- Over 20,000 nurses and nurse practitioners at 21 Kaiser Permanente facilities in Northern California voted to ratify a new four-year contract with the system, according to a Monday release from the California Nurses Association, which represents them.
- The healthcare workers planned to wage a two-day strike starting Nov. 21, though they reached a tentative agreement with Kaiser on Nov. 17, averting the strike.
- New contracts include the addition of more than 2,000 new registered nurse and nurse practitioner roles, pay raises and enhanced workplace violence prevention measures, among other items, according to a union release.
The nurses and nurse practitioners who planned to strike have been in negotiations for new contracts with the system since June, and aimed to get measures to improve staffing levels and boost hiring amid ongoing, nationwide nursing shortages.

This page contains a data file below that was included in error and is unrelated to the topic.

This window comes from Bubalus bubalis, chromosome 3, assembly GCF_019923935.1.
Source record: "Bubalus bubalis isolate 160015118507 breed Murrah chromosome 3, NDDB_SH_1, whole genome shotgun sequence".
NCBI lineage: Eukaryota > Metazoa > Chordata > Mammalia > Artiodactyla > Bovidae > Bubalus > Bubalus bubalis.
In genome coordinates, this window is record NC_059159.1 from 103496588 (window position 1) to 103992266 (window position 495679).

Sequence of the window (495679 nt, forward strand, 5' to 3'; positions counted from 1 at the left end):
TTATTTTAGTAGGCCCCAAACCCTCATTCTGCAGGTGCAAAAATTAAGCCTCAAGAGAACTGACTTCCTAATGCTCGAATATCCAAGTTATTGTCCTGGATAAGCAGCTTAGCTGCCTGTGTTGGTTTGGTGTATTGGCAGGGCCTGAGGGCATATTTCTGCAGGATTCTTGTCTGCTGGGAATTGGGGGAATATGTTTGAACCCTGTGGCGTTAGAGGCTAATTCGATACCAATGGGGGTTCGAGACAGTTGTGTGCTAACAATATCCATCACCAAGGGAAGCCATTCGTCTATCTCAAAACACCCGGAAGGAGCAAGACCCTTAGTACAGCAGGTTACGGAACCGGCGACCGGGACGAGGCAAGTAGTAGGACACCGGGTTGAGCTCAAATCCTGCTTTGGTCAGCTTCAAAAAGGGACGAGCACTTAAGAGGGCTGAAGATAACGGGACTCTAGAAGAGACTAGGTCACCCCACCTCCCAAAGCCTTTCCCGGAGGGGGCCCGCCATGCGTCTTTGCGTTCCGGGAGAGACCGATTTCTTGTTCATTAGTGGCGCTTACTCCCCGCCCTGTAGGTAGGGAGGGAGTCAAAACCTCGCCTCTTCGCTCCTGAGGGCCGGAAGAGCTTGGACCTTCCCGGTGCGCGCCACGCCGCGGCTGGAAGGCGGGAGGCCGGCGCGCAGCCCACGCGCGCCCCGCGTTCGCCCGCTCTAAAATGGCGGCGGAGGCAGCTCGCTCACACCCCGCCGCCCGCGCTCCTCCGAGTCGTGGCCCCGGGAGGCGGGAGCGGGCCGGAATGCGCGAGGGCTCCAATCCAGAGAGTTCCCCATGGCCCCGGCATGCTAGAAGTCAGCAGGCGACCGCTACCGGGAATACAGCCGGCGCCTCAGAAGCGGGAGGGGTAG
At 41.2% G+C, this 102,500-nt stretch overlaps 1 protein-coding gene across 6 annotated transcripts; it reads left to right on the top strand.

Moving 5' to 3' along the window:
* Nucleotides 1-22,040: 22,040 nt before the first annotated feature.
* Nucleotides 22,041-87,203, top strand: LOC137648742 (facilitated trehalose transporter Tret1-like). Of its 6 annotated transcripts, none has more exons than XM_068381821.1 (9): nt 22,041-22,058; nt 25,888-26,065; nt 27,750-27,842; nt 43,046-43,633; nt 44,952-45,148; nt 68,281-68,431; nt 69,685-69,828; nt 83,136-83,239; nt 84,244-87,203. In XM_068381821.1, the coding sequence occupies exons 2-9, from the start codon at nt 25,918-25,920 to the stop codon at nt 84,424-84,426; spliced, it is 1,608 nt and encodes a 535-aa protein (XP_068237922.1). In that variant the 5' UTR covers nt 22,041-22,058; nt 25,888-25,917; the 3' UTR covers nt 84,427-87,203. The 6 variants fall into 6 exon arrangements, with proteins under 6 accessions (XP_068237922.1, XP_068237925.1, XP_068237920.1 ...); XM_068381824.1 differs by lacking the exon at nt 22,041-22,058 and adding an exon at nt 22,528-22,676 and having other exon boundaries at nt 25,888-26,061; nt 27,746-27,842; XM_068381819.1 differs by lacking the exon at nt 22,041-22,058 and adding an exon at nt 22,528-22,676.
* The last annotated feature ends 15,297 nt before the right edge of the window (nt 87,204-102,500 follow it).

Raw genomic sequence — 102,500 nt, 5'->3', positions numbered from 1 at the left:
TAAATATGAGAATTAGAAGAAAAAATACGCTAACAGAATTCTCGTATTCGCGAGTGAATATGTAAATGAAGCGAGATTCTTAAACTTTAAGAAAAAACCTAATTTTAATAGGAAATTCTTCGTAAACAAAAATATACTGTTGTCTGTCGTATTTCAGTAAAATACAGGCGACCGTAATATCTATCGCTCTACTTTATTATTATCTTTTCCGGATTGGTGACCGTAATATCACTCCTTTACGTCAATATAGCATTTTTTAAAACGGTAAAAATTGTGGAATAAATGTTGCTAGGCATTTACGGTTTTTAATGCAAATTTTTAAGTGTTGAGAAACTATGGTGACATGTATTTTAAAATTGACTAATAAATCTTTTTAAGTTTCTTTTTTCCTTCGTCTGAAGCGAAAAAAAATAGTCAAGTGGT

The addition of more than 2,000 new positions was a union win, and includes 1,200 new graduate positions, 400 specialty training positions, 300 float pool nurses, 80 acute re-entry nurses, 50 nurse practitioners and 80 outpatient positions, according to the union release.
Other items in the deal include language ensuring nurses have adequate personal protective equipment, regardless of whether patients are confirmed or suspected to have COVID-19.
The deal also spells out broader workplace violence prevention measures by expanding prevention plans to all hospitals and clinics. Kaiser will also create an investigation process for incidents and provide trauma counseling for staff.
The workers will also get raises over the course of the four-year contract, though exact amounts are unclear.
Last year, a similar-sized strike among Kaiser workers was also averted. As many as 28,000 healthcare workers at Kaiser facilities in Southern California were set to strike last November, though they reached a deal with the system just days before.